Made in 1958 by filmmaker Michael J. Hagopian, "Himalayas: Life on the Roof of the World" is an educational film that shows the people who live in the canyons of the Himalayan mountains, including in Tibet, India, and Nepal. The film focuses on the economy and trade in this region, and not on politics. shows the mountains of the Tibetan Plateau including Mount Everest. The waters produced by these mountains, which fed great civilizations including India, are shown, with 450 inches of rainfall per year occurring in the zone surrounding the Himalayas -- the most on earth.
At 10:55, rural Tibet is shown, with trade caravans moving through the mountains. A narrow gauge train from Calcutta is seen at 12:00. Mount Kangchenjunga is seen in the distance. At 18:00, articles of Kashmir wool are seen being made, including rugs.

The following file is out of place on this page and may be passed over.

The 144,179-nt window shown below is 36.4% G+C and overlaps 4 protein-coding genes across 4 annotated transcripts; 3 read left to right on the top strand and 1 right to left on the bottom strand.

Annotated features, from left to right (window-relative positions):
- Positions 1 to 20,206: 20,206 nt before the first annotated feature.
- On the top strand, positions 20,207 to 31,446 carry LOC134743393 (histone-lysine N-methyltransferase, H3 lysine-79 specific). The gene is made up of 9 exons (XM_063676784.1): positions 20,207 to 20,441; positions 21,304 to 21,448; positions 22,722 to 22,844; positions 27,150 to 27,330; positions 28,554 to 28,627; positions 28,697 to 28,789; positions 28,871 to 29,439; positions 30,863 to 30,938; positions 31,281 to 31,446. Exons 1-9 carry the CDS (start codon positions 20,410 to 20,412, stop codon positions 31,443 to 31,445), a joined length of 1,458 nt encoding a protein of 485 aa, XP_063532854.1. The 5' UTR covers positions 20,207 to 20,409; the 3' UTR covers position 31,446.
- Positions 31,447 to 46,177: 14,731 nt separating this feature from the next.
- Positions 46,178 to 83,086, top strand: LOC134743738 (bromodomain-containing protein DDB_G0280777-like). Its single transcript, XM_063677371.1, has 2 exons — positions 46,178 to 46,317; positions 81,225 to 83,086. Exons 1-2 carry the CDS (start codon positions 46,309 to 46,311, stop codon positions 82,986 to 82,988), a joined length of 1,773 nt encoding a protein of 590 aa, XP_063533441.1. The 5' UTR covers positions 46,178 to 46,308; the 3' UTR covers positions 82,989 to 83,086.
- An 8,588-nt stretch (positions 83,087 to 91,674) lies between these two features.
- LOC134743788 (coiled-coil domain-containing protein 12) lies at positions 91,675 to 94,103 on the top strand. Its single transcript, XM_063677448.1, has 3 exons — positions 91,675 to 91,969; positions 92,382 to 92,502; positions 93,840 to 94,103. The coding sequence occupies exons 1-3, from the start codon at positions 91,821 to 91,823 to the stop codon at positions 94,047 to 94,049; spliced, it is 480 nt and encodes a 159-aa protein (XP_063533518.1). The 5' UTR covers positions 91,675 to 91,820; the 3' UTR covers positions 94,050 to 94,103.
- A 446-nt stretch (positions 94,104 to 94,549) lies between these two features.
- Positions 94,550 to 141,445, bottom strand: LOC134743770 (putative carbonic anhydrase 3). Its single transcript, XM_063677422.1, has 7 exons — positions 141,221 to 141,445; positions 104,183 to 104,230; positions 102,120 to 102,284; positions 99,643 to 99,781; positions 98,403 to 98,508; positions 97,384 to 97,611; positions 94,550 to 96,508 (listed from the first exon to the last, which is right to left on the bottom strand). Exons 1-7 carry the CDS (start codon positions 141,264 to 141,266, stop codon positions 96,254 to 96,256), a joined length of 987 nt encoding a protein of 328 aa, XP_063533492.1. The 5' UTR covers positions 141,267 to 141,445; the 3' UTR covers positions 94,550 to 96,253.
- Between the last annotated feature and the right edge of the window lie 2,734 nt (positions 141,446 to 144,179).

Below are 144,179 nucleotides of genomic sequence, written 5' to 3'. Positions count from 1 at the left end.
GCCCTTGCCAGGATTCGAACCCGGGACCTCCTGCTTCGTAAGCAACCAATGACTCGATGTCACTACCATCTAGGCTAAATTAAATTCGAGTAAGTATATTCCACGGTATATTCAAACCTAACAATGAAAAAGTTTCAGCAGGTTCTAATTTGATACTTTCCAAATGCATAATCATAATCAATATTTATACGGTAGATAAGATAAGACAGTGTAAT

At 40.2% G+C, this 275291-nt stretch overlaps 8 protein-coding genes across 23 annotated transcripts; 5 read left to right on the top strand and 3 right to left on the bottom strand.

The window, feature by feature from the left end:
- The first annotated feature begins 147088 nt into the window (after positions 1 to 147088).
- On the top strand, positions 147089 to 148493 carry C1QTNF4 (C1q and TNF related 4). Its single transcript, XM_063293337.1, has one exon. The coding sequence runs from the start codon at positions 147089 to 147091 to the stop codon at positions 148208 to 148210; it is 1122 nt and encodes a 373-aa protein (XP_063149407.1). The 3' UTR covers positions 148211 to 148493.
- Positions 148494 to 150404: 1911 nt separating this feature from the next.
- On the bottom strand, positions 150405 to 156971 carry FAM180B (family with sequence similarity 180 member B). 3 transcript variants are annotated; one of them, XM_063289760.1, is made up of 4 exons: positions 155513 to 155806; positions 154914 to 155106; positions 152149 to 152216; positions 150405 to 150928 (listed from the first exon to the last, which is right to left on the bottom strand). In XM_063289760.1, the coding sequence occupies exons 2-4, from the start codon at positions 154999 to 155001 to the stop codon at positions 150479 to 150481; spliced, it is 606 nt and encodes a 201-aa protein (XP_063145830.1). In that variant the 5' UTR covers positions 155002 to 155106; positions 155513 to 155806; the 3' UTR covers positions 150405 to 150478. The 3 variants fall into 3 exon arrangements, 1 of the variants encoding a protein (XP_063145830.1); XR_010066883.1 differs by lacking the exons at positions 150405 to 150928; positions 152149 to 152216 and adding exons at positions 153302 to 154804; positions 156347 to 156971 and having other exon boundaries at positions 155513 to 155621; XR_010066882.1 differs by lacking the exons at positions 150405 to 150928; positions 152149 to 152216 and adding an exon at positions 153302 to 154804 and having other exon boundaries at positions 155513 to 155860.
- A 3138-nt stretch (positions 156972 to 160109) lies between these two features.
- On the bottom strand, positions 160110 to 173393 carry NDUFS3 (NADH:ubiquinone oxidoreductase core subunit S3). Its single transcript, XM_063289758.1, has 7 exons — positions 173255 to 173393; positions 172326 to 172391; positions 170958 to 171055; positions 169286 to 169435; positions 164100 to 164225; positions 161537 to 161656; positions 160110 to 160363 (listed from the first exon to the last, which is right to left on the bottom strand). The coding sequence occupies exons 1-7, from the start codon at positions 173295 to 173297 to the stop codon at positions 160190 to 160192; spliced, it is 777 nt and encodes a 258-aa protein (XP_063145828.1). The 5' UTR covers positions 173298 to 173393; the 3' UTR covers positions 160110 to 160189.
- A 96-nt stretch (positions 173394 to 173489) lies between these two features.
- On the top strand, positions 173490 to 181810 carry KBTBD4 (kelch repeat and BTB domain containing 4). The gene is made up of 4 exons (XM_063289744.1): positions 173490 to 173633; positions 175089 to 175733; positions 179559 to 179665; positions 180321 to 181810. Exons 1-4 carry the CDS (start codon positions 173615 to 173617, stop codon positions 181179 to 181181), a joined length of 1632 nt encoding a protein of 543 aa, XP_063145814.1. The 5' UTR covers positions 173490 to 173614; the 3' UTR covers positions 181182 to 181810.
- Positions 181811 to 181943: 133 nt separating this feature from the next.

Michael J. Hagopian was born to an Armenian family on 20 October 1913, in Kharpert, Mamuret-ul-Aziz Vilayet, Ottoman Empire. He won critical acclaim, including two Emmy nominations for his film The Forgotten Genocide, the first full-length feature on the Armenian Genocide. The film encompassed twenty years of research and nearly 400 witness interviews. In 1979, Hagopian founded the non-profit Armenian Film Foundation dedicated to preserving the visual and personal histories of the witnesses to the Armenian Genocide.
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This film is part of the Periscope Film LLC archive, one of the largest historic military, transportation, and aviation stock footage collections in the USA. Entirely film backed, this material is available for licensing in 24p HD, 2k and 4k. For more information visit http://www.PeriscopeFilm.com